When the flood comes
I've often been on the edge of climate-related disasters; this time we're in the middle of one
I suppose I first realized things might get ugly when my trusty weather forecasting app informed me not only that it would rain for three days straight, but in a single 24-hour period, Zeus would pelt the Thessaly region of Greece, where we live, with more than five inches of precipitation.
Five inches of rain. In one day.
That’s about the same amount Grand Junction, Colorado, has received so far this year. Impossible, I thought. It must be an error. Then I started noticing that American weather watchers on Twitter (okay, X) were talking about the forecast for Greece in apocalyptic terms. Their models were showing up to 20 inches of rain near Volos — which is about 20 miles as the crow flies from us — over just two days. And the numbers just kept rising (I even saw one predicting 78 inches. What?!?).
Of course, we needed the water. We haven’t had a good rain here since April or early May, which is why a good part of Greece has been on fire lately. None of the blazes threatened us. But one did tear through agricultural land outside Volos before creeping onto an air force base, where it blew up ammunition depots. The explosions thudded through our chests way over here. That was terrifying enough; I can’t image the horror felt by those who were nearby. But five inches of water on a burn scar? Bad news.
“That’s an insane amount,” I told my wife Wendy and daughter Lydia, who is visiting for the week. “Back where we come from that would cause major flash flooding. Like, catastrophic. I’m guessing our roof might leak more than usual.”
“Do you think we’re in danger?” Wendy asked.
“I don’t think so,” I responded. After all, it can rain really hard here, and we’ve never had much of a problem except that our yard turns into a sort of mud-puddle.
Then I started worrying.
This is something I’ve pondered a lot. We live in a tiny (550 sf), humble house on an agricultural plot in a small valley surrounded by olive groves and fig, pomegranate, and citrus trees. When it rains hard, not only does the tile roof leak like a sieve, but the drainages above our house get pretty rowdy and roiling. Last spring I went looking for where the biggest drainages go, to make sure that it wasn’t right into our yard.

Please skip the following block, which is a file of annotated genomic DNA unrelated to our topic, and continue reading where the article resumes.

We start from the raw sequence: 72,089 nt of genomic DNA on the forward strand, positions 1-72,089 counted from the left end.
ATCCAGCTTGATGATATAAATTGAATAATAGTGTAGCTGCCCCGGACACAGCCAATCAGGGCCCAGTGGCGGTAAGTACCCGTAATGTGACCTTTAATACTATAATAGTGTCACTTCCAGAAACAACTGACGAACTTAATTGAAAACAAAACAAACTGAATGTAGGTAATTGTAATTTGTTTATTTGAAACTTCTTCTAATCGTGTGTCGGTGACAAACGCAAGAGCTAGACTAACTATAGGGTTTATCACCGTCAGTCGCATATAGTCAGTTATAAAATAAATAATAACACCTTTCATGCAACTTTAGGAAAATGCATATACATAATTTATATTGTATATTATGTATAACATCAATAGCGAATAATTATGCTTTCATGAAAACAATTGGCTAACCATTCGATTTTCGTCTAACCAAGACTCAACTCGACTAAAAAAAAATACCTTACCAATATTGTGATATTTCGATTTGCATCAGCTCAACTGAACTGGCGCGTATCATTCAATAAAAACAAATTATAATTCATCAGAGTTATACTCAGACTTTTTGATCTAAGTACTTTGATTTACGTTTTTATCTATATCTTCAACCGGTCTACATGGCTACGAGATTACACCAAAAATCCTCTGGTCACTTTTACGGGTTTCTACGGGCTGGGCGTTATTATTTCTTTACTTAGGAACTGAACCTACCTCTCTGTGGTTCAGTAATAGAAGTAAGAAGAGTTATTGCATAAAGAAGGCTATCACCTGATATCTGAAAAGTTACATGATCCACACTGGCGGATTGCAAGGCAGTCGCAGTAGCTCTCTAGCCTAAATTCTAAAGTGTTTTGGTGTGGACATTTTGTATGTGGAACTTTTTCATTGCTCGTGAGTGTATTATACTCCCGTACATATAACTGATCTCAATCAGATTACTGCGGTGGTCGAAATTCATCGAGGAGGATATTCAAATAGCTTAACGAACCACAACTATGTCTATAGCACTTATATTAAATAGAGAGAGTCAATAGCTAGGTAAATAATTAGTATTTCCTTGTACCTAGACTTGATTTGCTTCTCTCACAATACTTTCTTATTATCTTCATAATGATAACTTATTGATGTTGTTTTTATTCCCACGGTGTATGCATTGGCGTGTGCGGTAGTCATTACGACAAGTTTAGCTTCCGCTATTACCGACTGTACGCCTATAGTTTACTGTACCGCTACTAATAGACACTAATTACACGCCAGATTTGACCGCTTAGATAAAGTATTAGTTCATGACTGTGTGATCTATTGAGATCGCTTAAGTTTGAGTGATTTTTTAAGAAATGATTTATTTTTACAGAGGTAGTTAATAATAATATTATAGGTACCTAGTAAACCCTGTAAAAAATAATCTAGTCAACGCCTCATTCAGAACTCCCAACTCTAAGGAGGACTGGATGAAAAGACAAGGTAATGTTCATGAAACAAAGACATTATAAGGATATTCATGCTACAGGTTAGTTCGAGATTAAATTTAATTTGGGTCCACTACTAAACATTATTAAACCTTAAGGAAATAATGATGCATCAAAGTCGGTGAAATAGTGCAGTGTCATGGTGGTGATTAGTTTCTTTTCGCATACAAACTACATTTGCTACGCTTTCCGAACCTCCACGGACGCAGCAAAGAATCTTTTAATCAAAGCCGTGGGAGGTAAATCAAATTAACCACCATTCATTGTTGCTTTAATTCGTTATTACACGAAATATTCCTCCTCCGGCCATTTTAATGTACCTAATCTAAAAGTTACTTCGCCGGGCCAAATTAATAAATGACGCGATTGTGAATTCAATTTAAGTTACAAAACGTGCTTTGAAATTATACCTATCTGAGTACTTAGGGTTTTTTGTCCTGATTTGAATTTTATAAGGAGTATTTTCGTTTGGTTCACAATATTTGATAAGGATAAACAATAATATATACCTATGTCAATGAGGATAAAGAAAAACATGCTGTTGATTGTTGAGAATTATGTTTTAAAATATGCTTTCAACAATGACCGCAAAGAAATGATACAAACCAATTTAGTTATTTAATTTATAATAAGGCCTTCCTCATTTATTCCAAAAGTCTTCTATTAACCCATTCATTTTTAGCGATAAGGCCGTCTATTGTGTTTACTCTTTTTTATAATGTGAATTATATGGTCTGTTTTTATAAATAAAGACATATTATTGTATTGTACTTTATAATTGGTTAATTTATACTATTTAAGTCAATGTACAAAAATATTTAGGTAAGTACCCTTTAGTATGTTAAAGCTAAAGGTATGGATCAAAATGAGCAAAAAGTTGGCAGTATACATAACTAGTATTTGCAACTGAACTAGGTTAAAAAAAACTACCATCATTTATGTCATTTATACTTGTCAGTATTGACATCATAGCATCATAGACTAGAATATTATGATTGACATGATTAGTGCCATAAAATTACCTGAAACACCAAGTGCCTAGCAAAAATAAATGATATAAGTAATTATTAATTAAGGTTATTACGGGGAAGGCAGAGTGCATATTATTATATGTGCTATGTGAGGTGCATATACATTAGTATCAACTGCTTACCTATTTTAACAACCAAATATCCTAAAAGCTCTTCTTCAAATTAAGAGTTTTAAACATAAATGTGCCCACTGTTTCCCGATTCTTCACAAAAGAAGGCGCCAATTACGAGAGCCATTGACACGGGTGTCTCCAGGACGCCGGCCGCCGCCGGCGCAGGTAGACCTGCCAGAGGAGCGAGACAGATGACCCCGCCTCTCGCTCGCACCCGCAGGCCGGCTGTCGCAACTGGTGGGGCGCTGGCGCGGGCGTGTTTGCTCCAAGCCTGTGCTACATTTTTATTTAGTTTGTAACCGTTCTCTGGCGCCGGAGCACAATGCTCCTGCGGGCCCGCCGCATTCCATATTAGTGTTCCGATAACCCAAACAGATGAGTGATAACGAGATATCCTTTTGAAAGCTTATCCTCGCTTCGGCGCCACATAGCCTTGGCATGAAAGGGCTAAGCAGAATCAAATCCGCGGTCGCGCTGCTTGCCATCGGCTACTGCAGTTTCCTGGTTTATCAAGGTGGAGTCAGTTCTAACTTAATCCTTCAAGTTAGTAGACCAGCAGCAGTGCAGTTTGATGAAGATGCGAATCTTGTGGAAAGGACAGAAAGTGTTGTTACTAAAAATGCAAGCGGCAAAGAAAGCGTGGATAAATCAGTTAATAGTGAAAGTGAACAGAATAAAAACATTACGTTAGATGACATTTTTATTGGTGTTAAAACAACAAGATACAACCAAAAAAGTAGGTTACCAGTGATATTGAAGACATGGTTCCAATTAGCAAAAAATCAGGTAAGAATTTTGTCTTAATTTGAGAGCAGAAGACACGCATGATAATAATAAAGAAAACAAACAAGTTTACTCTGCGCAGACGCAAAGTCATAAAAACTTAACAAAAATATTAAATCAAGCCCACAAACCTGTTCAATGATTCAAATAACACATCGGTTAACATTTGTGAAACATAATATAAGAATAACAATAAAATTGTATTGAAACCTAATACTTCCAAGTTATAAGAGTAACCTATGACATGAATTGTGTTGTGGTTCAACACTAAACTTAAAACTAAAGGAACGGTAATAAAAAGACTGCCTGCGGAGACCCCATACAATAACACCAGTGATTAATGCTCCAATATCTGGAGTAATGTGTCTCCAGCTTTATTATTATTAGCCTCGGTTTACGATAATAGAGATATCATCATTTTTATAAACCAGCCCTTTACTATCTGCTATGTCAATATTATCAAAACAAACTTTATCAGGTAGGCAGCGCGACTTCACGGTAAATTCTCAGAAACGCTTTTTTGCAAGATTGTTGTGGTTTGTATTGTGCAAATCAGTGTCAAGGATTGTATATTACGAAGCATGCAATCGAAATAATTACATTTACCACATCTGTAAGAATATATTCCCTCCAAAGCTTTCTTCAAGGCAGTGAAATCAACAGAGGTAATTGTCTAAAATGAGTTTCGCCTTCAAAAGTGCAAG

What I found was surprising: As the smaller of two drainages passed through the wild brush, it filled up with water like any other arroyo, cutting a channel into the limestone-littered soil. But as the drainage reached the valley floor, it disappeared. Olive farmers of yore had constructed a series of check dams of sorts across the valley floor, which apparently slowed the water down enough to allow it to soak into the ground and replenish the aquifer. The system had worked for centuries. Why wouldn’t it work now, even in the face of a climate change-intensified downpour?
The second, larger drainage doesn’t peter out. Its direct path, clearly visible on satellite images, makes a straight shot for the sea, via a large culvert under the highway, and is a seemingly safe distance from our house. Even if a gully buster jumped the banks, it wouldn’t come in our direction — or so I thought. Besides, none of these drainages is all that big — we live on one of the narrowest sections of an already narrow peninsula, so there’s not a lot of square mileage to drain out there. Even in the biggest storms (before today), the smaller arroyo petered out long before it reached our house, and the larger one didn’t run at significant levels. The local farmer who knows this land better than anyone said he’s only seen one major flood, and it was in part due to the clogged culvert down-arroyo from us. It was an infrastructure-aided natural mini-disaster, in other words, and since he had cleared the culvert this summer, we needn’t worry.
These were the kinds of calculations that ran through my head when we went to bed on Monday night, a light drizzle falling outside. At 2 a.m. we were awoken by lightning, thunder, and the not totally unexpected sound of water splashing on our kitchen floor (the roof leak). We got up, put out buckets, and made sure no critical items were getting wet. I plugged in my laptop, assuming the power would go out at some point and I’d need my battery for work the next day. I dreamed of hydrology as I drifted in and out of sleep.